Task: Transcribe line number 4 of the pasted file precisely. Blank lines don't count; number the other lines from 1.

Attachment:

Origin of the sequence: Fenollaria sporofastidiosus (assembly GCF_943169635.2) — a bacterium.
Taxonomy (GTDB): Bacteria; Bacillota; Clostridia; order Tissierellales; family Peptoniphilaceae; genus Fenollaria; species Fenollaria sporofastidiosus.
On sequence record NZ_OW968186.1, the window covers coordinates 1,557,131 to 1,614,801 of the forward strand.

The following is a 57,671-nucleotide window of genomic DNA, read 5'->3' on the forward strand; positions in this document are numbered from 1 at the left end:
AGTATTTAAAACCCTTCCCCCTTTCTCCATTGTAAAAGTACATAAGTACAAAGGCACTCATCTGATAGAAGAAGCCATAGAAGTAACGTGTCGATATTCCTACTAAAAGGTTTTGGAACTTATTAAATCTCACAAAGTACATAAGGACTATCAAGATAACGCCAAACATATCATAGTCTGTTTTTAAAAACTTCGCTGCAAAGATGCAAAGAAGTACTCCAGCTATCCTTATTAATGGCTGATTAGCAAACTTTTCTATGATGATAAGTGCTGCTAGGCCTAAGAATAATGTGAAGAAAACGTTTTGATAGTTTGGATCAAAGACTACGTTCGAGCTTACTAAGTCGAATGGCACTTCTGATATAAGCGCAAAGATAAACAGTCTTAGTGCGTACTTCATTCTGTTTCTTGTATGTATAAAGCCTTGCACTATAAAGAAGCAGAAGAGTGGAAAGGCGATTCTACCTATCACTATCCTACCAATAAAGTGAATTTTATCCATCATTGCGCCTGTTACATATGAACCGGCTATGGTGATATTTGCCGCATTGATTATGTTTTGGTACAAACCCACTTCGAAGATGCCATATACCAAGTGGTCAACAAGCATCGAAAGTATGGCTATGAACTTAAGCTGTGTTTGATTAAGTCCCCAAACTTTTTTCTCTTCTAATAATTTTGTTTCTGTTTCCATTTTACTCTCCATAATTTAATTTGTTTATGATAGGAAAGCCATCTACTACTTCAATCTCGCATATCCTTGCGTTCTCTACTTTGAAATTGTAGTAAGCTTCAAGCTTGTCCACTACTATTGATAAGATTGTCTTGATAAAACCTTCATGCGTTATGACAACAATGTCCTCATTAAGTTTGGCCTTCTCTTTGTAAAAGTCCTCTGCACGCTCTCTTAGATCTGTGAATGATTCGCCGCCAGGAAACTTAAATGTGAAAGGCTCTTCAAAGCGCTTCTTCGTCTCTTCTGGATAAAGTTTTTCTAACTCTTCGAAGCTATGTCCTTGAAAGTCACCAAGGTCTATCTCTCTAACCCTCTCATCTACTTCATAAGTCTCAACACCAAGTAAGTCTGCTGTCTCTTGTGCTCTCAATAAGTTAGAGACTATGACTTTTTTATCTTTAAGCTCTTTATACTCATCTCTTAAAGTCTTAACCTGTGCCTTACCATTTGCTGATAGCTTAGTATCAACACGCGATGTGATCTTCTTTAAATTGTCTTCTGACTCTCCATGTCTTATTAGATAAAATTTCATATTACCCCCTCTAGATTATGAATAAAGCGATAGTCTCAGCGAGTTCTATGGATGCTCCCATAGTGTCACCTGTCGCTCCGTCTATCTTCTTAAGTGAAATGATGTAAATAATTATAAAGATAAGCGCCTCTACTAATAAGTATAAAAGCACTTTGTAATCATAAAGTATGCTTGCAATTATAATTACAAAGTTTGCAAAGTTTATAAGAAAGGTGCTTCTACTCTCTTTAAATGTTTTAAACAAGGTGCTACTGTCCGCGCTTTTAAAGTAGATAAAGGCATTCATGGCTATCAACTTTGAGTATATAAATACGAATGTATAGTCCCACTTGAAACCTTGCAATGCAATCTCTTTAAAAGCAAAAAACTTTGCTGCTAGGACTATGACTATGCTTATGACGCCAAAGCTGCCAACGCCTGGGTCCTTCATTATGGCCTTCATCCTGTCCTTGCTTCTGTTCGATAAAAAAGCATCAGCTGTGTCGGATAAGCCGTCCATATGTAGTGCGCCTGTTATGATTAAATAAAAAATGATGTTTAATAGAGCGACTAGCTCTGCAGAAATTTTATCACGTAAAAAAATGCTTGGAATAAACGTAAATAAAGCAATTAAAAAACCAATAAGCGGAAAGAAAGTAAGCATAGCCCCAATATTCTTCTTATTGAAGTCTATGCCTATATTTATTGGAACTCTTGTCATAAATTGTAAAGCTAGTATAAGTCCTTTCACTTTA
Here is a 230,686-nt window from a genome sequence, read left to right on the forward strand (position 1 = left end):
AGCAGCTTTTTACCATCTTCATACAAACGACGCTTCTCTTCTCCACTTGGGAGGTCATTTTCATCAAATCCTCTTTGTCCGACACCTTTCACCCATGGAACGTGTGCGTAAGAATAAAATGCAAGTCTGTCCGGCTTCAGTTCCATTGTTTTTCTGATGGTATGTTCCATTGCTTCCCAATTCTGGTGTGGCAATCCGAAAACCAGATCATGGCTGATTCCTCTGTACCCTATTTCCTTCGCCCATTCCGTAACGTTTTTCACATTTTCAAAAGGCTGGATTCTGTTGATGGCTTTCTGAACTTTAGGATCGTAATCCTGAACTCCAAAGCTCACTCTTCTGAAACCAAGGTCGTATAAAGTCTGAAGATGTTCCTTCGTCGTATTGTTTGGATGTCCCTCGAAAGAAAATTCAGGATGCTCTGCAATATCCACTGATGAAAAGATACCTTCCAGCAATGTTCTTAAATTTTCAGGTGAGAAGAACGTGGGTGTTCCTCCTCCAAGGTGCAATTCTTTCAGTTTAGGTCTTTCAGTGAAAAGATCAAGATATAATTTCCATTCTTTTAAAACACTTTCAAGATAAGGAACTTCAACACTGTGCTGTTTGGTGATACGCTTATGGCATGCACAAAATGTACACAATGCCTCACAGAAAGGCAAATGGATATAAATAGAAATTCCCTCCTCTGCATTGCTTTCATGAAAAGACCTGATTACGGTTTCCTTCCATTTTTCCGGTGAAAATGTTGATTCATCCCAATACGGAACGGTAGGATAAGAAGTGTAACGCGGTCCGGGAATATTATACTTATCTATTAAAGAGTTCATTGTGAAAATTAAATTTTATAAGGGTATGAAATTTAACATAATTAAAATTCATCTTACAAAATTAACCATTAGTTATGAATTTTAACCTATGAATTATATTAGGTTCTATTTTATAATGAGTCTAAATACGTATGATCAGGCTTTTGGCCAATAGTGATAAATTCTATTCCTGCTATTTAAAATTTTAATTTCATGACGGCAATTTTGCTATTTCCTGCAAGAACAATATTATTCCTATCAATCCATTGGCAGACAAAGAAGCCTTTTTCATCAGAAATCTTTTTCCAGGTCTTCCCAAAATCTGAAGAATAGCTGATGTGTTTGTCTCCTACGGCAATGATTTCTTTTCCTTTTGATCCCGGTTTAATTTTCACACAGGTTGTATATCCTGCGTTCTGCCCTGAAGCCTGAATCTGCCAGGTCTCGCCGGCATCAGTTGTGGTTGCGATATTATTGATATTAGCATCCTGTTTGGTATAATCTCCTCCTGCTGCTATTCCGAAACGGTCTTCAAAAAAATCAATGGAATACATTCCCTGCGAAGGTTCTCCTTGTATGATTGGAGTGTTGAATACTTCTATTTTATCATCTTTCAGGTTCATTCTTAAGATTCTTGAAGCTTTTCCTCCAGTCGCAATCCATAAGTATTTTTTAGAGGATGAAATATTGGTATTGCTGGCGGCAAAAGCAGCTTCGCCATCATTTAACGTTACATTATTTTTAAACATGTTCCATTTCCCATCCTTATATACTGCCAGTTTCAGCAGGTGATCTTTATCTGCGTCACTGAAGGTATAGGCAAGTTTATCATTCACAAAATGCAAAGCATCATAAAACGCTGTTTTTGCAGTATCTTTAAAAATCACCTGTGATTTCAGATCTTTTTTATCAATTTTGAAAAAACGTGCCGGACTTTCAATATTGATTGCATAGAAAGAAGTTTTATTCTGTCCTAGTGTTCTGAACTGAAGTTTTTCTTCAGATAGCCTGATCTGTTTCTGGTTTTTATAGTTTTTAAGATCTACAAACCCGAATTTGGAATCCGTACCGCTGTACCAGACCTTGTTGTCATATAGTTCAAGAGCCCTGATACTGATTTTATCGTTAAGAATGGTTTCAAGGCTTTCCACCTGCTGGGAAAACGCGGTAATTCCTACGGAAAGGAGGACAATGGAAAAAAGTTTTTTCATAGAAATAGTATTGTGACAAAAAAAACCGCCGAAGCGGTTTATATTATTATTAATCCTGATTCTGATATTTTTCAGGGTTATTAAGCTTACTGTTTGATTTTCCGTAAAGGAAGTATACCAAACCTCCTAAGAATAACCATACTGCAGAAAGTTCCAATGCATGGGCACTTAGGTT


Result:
The following is a 57,671-nucleotide window of genomic DNA, read 5'->3' on the forward strand; positions in this document are numbered from 1 at the left end: